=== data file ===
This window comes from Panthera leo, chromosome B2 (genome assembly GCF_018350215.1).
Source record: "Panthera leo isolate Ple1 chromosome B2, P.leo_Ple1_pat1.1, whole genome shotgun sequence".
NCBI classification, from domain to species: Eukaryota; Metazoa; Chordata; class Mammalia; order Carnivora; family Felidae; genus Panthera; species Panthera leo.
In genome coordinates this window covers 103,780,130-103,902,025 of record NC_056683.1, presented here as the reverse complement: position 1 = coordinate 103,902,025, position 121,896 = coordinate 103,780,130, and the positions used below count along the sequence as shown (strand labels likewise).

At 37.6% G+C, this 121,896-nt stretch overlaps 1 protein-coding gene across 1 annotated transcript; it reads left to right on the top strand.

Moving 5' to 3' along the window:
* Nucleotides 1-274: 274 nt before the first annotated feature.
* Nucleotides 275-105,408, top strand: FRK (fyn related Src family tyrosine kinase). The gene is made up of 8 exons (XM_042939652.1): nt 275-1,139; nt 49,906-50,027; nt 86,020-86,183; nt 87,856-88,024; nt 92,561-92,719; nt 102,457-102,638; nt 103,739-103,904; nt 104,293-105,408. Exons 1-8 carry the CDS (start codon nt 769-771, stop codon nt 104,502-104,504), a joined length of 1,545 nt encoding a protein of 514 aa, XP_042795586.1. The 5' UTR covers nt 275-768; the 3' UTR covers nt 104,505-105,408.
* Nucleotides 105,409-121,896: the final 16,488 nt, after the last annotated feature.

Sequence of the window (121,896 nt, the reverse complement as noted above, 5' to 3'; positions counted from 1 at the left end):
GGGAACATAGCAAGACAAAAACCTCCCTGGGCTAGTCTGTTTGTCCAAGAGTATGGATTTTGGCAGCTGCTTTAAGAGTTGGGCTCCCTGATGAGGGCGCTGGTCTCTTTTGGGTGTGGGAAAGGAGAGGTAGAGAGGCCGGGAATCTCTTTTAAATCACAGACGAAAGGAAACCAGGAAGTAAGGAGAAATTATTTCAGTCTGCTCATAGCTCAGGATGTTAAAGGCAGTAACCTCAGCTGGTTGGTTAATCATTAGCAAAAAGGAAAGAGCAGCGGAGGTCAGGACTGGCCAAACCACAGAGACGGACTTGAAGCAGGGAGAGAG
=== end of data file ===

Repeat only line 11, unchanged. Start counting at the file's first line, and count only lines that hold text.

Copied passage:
GGGAACATAGCAAGACAAAAACCTCCCTGGGCTAGTCTGTTTGTCCAAGAGTATGGATTTTGGCAGCTGCTTTAAGAGTTGGGCTCCCTGATGAGGGCGCTGGTCTCTTTTGGGTGTGGGAAAGGAGAGGTAGAGAGGCCGGGAATCTCTTTTAAATCACAGACGAAAGGAAACCAGGAAGTAAGGAGAAATTATTTCAGTCTGCTCATAGCTCAGGATGTTAAAGGCAGTAACCTCAGCTGGTTGGTTAATCATTAGCAAAAAGGAAAGAGCAGCGGAGGTCAGGACTGGCCAAACCACAGAGACGGACTTGAAGCAGGGAGAGAG